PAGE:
"If the burden is not exercised, it will lie dormant until the next sale, so it remains in the title in perpetuity."
We could have made all houses we built subject to the Rural Housing Burden. We discussed it, but we didn't agree to it. I think this was a mistake. However, a future community could make this part of their ground rules.


The alternative is that instead of selling crofts to its members, a future community would let liferents on crofts. A liferent is a traditional Scottish form of land tenure in which someone is given the usufruct of a piece of land for their lifetime. When the tenant died, the land would return to the landowner, which in this case would be the community. To adapt the liferent model to our needs now, the liferent would probably need to be given to a cohabiting household on an 'either or survivor' basis, so that if a member died, their surviving partner would still have security of tenure to the end of their life.

Of course, in modern conditions, cohabiting households do not necessarily cohabit for life. When cohabiting relationships break down, there would need to be some form of negotiation over who would continue the tenancy, but that is outside the scope of this essay.

The liferent model means, of course, that households can't build homes on their land as heritable property, and consequently probably can't get a mortgage to build a home. But the community, to which the land will return at the end of the liferent, could borrow long term against the security of the property, to finance building.

I'm promoting the liferent model rather than an ownership model because inheritance is the primary engine which drives social inequity. If we create heritable crofts, they too will ultimately become valuable and will confer unearned privilege on the children of crofters.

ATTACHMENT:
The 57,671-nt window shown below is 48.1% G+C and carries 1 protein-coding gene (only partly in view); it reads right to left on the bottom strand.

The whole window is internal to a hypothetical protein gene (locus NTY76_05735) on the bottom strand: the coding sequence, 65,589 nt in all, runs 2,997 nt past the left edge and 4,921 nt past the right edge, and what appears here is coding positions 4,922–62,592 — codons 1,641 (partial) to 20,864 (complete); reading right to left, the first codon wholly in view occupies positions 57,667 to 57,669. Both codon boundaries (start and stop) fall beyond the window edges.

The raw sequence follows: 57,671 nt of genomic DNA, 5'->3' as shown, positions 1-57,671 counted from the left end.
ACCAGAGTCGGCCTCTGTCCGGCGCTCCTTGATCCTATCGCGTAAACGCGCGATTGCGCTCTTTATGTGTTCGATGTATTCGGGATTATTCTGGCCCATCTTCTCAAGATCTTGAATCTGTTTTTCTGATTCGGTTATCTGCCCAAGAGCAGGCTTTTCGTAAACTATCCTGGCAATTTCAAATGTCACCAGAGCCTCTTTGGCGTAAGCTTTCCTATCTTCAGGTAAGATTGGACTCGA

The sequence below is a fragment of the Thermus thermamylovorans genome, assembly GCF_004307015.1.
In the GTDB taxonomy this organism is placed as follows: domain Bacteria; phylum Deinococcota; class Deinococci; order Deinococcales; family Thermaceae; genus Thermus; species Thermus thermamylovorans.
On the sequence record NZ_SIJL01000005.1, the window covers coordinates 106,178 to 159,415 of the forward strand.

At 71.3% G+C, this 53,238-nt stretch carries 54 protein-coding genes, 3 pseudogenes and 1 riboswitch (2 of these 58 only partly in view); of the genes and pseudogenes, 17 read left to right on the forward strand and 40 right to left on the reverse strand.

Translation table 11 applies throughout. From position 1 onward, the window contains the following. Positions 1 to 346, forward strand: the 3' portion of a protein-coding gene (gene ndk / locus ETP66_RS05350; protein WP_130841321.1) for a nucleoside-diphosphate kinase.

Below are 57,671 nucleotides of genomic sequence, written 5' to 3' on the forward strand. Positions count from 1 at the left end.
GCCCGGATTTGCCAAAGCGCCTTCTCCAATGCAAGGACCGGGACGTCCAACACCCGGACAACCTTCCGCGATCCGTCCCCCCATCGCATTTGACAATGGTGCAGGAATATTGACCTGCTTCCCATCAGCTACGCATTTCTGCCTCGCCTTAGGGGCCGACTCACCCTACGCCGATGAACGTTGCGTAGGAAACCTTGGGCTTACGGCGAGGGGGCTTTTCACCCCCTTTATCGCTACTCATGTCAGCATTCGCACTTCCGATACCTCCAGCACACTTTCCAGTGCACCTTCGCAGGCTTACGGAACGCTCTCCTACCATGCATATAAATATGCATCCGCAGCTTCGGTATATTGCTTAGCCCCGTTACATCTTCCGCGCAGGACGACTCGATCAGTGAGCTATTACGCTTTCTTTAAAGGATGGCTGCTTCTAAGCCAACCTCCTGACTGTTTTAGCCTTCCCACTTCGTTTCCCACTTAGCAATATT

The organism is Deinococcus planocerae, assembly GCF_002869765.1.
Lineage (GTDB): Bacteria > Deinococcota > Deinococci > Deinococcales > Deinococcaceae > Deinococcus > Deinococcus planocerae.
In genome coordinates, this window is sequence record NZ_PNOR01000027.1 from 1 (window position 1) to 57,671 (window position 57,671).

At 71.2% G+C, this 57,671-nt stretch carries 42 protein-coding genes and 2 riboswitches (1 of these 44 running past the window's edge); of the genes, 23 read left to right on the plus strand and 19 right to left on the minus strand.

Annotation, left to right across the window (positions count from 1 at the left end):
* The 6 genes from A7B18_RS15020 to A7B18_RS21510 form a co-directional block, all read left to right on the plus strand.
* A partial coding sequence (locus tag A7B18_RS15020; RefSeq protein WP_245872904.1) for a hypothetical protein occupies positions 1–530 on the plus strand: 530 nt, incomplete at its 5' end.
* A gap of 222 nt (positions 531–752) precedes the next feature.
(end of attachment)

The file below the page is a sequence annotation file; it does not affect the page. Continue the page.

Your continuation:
The liferent model doesn't, of course, mean that the former tenants children can't take over the tenancy after the death of their parents; it only means that the community as a whole gets to choose who the next tenant will be. Of course the children of the previous tenants could, if they wanted, be candidates. It's probable that many communities might have a presumption that children would take over their parents' croft. The only principle I'm trying to defend here is that it should not be automatic, should not be a right. I'd emphasise the liferent model especially if any degree of public money has gone into the intitial acquisition of land; crofters really shouldn't be able to profiteer on the back of public subsidy.

A liferent might entail a one off payment to the community at the start of the tenancy, or might entail an annual payment; that is I think a matter for the individual community.

Residency condition

Living in a rural economy is precarious. A croft does not, and will not, in itself provide a family income. Crofters and small farmers from across Scotland have had to work away from their land throughout history, to earn cash income; as mercenaries, as herring fishers, as whalers, as oil workers. I often have to work away as a software engineer. It isn't reasonable to place a condition on a crofting tenancy that the tenant must be permanently resident. At the same time it's clearly an abuse if you hold a tenancy but in practice use the croft as a holiday home, sublet it to someone else, or leave it vacant.

I think that after some period of non-residency - I would suggest five years - the community should be able to terminate the tenancy. That doesn't mean that the tenancy would automatically terminate, just that there would be a right for the community to terminate it, which would be a means of forcing the tenant to start a dialogue with the rest of the community about what they intended.